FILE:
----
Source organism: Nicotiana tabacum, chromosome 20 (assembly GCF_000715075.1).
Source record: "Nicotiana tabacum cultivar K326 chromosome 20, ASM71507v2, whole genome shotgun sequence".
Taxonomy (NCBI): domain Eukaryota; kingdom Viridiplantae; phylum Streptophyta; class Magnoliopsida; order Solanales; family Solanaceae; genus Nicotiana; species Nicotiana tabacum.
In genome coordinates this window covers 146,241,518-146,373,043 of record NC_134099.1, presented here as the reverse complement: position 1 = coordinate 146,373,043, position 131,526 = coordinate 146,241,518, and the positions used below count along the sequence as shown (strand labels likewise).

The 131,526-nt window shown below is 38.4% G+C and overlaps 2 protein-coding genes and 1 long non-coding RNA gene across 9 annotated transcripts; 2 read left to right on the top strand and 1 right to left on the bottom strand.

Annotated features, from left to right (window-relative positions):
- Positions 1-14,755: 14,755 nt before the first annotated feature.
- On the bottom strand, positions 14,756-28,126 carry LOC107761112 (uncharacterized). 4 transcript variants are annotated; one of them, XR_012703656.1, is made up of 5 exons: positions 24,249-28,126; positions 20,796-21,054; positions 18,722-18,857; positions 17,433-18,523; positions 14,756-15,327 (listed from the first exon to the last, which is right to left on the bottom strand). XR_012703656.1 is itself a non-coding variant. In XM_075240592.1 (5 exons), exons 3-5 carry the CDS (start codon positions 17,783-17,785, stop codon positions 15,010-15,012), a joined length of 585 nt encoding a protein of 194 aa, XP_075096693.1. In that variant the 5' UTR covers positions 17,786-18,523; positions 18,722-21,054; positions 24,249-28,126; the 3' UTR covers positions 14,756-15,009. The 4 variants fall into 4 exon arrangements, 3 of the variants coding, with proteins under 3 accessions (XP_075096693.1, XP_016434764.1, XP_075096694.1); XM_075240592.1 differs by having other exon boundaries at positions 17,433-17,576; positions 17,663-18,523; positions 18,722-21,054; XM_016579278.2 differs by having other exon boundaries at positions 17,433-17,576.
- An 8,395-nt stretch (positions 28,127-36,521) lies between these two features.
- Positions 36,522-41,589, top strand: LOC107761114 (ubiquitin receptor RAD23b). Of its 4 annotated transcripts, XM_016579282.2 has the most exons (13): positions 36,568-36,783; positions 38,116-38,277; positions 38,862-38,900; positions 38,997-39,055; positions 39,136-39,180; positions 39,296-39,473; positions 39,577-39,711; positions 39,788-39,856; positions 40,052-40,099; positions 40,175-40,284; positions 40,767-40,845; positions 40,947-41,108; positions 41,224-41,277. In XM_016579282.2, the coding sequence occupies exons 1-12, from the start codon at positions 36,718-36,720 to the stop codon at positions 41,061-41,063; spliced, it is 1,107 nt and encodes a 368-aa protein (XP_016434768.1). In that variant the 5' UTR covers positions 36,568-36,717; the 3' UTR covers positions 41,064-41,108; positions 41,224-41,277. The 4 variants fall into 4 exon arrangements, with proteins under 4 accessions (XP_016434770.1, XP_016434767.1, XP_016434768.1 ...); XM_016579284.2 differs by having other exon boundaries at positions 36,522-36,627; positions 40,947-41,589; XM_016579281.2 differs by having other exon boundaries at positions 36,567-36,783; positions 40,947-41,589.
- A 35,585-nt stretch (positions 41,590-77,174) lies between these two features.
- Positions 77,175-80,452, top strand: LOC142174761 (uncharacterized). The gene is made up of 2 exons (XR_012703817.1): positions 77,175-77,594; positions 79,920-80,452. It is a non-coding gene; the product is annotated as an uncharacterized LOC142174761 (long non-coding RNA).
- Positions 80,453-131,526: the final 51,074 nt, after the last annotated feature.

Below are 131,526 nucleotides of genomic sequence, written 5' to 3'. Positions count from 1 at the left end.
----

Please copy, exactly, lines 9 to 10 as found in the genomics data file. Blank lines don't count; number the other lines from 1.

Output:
- An 8,395-nt stretch (positions 28,127-36,521) lies between these two features.
- Positions 36,522-41,589, top strand: LOC107761114 (ubiquitin receptor RAD23b). Of its 4 annotated transcripts, XM_016579282.2 has the most exons (13): positions 36,568-36,783; positions 38,116-38,277; positions 38,862-38,900; positions 38,997-39,055; positions 39,136-39,180; positions 39,296-39,473; positions 39,577-39,711; positions 39,788-39,856; positions 40,052-40,099; positions 40,175-40,284; positions 40,767-40,845; positions 40,947-41,108; positions 41,224-41,277. In XM_016579282.2, the coding sequence occupies exons 1-12, from the start codon at positions 36,718-36,720 to the stop codon at positions 41,061-41,063; spliced, it is 1,107 nt and encodes a 368-aa protein (XP_016434768.1). In that variant the 5' UTR covers positions 36,568-36,717; the 3' UTR covers positions 41,064-41,108; positions 41,224-41,277. The 4 variants fall into 4 exon arrangements, with proteins under 4 accessions (XP_016434770.1, XP_016434767.1, XP_016434768.1 ...); XM_016579284.2 differs by having other exon boundaries at positions 36,522-36,627; positions 40,947-41,589; XM_016579281.2 differs by having other exon boundaries at positions 36,567-36,783; positions 40,947-41,589.